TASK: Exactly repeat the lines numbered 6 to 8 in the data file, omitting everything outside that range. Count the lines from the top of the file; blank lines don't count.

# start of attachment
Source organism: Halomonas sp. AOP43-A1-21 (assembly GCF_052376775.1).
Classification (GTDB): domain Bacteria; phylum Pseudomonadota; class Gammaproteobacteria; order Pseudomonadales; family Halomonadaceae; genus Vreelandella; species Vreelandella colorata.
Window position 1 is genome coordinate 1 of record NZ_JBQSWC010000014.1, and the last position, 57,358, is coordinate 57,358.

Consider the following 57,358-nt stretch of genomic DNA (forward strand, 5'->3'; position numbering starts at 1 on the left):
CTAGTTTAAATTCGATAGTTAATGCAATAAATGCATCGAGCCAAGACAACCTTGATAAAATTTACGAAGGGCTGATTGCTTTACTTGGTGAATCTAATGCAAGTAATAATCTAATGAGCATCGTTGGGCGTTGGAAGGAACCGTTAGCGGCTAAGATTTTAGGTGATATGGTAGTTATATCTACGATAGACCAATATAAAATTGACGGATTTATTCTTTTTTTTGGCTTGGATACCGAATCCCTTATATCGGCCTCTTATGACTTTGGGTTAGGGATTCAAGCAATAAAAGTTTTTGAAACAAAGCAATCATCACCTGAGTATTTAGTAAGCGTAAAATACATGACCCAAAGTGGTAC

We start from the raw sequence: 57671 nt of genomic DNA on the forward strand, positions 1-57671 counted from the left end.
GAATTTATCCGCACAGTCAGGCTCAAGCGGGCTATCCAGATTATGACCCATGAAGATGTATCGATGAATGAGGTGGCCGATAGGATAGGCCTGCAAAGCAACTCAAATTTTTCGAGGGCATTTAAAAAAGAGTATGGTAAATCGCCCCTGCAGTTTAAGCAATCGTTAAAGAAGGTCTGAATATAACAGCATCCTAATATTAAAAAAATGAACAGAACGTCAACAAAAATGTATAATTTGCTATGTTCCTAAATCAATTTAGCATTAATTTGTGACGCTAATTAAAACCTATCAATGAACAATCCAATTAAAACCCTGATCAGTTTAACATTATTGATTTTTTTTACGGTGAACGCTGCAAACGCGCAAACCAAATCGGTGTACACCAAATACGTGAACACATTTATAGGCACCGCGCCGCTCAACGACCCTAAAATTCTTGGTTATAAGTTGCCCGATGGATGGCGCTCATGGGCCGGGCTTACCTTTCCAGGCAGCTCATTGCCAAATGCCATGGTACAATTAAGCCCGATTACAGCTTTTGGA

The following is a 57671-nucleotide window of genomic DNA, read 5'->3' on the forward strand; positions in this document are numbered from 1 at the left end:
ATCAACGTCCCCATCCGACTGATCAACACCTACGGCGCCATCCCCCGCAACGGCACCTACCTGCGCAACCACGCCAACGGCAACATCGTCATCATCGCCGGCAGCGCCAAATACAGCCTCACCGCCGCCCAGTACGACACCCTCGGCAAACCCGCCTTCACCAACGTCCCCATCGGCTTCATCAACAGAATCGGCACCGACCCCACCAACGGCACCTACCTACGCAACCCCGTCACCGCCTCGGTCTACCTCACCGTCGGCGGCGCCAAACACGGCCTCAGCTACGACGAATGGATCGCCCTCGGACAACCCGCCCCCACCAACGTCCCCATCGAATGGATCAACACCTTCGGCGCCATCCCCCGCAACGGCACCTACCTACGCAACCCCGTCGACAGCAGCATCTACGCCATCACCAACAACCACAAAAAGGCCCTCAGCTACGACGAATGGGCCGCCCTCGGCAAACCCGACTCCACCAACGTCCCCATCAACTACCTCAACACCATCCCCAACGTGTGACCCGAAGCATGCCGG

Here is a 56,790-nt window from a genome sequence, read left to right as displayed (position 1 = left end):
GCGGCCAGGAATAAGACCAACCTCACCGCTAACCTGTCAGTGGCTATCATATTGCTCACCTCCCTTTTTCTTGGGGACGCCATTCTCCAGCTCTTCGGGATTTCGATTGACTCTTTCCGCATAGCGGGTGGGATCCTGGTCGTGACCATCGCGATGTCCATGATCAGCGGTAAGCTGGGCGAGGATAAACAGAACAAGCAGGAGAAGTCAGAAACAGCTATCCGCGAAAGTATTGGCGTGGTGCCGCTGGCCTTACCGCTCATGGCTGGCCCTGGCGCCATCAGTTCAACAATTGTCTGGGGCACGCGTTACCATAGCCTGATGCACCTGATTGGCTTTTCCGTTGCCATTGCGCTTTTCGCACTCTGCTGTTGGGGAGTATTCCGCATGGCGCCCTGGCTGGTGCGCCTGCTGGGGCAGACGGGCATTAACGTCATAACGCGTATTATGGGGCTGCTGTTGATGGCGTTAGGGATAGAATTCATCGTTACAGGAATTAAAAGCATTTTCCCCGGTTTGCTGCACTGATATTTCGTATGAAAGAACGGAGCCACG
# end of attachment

We start from the raw sequence: 57671 nt of genomic DNA on the forward strand, positions 1-57671 counted from the left end.
GAATTTATCCGCACAGTCAGGCTCAAGCGGGCTATCCAGATTATGACCCATGAAGATGTATCGATGAATGAGGTGGCCGATAGGATAGGCCTGCAAAGCAACTCAAATTTTTCGAGGGCATTTAAAAAAGAGTATGGTAAATCGCCCCTGCAGTTTAAGCAATCGTTAAAGAAGGTCTGAATATAACAGCATCCTAATATTAAAAAAATGAACAGAACGTCAACAAAAATGTATAATTTGCTATGTTCCTAAATCAATTTAGCATTAATTTGTGACGCTAATTAAAACCTATCAATGAACAATCCAATTAAAACCCTGATCAGTTTAACATTATTGATTTTTTTTACGGTGAACGCTGCAAACGCGCAAACCAAATCGGTGTACACCAAATACGTGAACACATTTATAGGCACCGCGCCGCTCAACGACCCTAAAATTCTTGGTTATAAGTTGCCCGATGGATGGCGCTCATGGGCCGGGCTTACCTTTCCAGGCAGCTCATTGCCAAATGCCATGGTACAATTAAGCCCGATTACAGCTTTTGGA

The following is a 57671-nucleotide window of genomic DNA, read 5'->3' on the forward strand; positions in this document are numbered from 1 at the left end: